The case of Mr. Von der Ahe, who was kidnapped in St. Louis Monday night, was given a hearing before Judge Joseph Buffington, of the United States Court, on the writ of habeas corpus to-day [February 9]. The Court room was filled with lawyers drawn there by the unusual points of law raised by the case. Von der Ahe, ruddy and hopeful, came early with his counsel, J. Scott Ferguson. He smiled at his friends and frowned at his captors. He seemed to be full of fight. Opposing the application for his release from custody were Charles A. O'Brien, R.B. Scandrett, A.O. Fording and Charles Washley.
The Law Points.
Judge Buffington said he would not hear testimony as to the facts in the case, but would hear the counsel as to the questions of law involved in the writ. The first argument was made by Mr. Ferguson. The burden of his contention was on the difference between following a bail absconder and one allowed to depart freely and voluntarily by the bondsman from the jurisdiction of the Court. He cited a couple of cases covering the questions.
Since the act of 1842, abolishing imprisonment for debt Mr. Ferguson held, the bail had no right to arrest a debtor and surrender him to the Sheriff. In other words, the bailor had no recourse with an absconding bailee, who could not be reached, except to pay the amount of the bond and trust to the bailee to pay him.
A Point For The Defense.
Judge Buffington remarked that if the act of 1842 took from the bail the right to arrest a bailee in a civil case, the logical result would be that the bail in a criminal case would also have no right to arrest the bailee. Mr. Ferguson reluctantly admitted that it would, which would entirely break down the bail system. He said that their main contention in the case was that there had been an invasion of a sovereign State by men of another State, and one of the citizens of the first State forcibly abducted and is being unlawfully detained.
Not Legal Procedure.
Mr. Ferguson argued that the bail bond was a contract made in Pennsylvania and could be collected only in Pennsylvania, under the act of 1842, by some process of law, issued from some court. He argued that there was no request to Von der Ahe to return to Allegheny County. "I can prove," he said, "that when Von der Ahe was arrested he offered to settle the amount of Nimick's bond, but that was refused, because Mark Baldwin wanted him brought here and placed in jail."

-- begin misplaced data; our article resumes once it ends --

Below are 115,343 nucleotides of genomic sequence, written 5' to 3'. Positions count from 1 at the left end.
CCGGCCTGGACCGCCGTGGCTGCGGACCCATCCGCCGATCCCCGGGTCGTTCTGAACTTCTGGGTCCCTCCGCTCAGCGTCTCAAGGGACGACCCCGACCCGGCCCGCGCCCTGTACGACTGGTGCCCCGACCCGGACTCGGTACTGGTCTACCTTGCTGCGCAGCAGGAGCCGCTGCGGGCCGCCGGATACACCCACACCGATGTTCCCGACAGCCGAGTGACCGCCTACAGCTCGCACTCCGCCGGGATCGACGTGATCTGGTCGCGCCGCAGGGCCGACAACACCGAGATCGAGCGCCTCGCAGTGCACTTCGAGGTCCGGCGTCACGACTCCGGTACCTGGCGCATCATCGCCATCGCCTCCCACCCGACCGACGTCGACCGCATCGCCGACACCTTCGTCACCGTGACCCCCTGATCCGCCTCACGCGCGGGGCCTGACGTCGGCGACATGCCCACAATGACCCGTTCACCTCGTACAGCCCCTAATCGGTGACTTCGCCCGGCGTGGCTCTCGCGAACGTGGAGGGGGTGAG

Von der Ahe was then called to the stand. He was asked about the letters that passed between Mr. Nimick, his bondsman, and himself. He said Nimick wrote that he would hold off as long as he could, but when he would be sued he would expect his money. He replied to that that he would send the money as soon as he was notified by Mr. Nimick. He said when he was arrested he asked Detective Bendel to go with him to Attorney Glover in St. Louis, and he would settle the case. Bendel would not allow this. That ended the testimony.
Strong In Technicalities.
Mr. O'Brien surprised the spectators by the forcible case he presented for the surrender of Von der Ahe to the custody of the Sheriff of Allegheny county. He met Mr. Ferguson at every point with decisions against his contentions. Lawyers not interested expressed the opinion that Von der Ahe is beaten and that he will have to pay the Baldwin judgment or go to jail. Judge Buffington made no remark during the hearing that would indicate what his ruling would be. It is expected he will decide to-morrow. In the meantime Von der Ahe will have to remain here under bail.
Sporting Life, February 12, 1898
I really don't believe that Mark Baldwin was behind the abduction of Von der Ahe as every piece of evidence we have shows that it was Nimick who had Von der Ahe seized. If it had been Baldwin masterminding all of this, the Baldwin Affair would be a much, much better story.
I also don't believe that Von der Ahe was willing to settle the amount of the bond the evening he was taken. It just sounds to me that Von der Ahe was trying to talk his way out of all of this and I'm not altogether certain that he even had the money to settle up.